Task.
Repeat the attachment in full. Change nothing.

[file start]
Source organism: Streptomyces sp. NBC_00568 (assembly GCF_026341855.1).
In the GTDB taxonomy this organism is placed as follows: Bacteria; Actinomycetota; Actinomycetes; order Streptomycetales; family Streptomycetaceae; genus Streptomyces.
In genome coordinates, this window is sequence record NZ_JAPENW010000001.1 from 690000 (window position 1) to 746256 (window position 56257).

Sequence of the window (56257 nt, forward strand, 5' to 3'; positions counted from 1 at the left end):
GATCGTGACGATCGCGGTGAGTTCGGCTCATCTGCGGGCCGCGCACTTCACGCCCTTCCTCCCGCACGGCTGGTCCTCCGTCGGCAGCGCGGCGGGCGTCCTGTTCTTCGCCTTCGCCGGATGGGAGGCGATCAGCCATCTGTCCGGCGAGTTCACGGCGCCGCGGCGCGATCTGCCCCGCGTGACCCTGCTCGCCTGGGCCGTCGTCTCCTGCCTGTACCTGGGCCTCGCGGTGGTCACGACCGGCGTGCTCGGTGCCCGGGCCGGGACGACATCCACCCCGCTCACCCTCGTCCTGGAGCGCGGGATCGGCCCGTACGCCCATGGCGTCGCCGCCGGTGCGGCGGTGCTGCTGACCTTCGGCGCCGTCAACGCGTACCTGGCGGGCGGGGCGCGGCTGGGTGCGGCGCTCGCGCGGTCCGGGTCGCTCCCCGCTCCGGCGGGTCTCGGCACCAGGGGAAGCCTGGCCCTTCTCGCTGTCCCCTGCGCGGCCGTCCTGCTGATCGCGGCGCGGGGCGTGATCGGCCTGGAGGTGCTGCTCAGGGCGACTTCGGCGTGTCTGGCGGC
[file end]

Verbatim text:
Source organism: Streptomyces sp. NBC_00568 (assembly GCF_026341855.1).
In the GTDB taxonomy this organism is placed as follows: Bacteria; Actinomycetota; Actinomycetes; order Streptomycetales; family Streptomycetaceae; genus Streptomyces.
In genome coordinates, this window is sequence record NZ_JAPENW010000001.1 from 690000 (window position 1) to 746256 (window position 56257).

Sequence of the window (56257 nt, forward strand, 5' to 3'; positions counted from 1 at the left end):
GATCGTGACGATCGCGGTGAGTTCGGCTCATCTGCGGGCCGCGCACTTCACGCCCTTCCTCCCGCACGGCTGGTCCTCCGTCGGCAGCGCGGCGGGCGTCCTGTTCTTCGCCTTCGCCGGATGGGAGGCGATCAGCCATCTGTCCGGCGAGTTCACGGCGCCGCGGCGCGATCTGCCCCGCGTGACCCTGCTCGCCTGGGCCGTCGTCTCCTGCCTGTACCTGGGCCTCGCGGTGGTCACGACCGGCGTGCTCGGTGCCCGGGCCGGGACGACATCCACCCCGCTCACCCTCGTCCTGGAGCGCGGGATCGGCCCGTACGCCCATGGCGTCGCCGCCGGTGCGGCGGTGCTGCTGACCTTCGGCGCCGTCAACGCGTACCTGGCGGGCGGGGCGCGGCTGGGTGCGGCGCTCGCGCGGTCCGGGTCGCTCCCCGCTCCGGCGGGTCTCGGCACCAGGGGAAGCCTGGCCCTTCTCGCTGTCCCCTGCGCGGCCGTCCTGCTGATCGCGGCGCGGGGCGTGATCGGCCTGGAGGTGCTGCTCAGGGCGACTTCGGCGTGTCTGGCGGC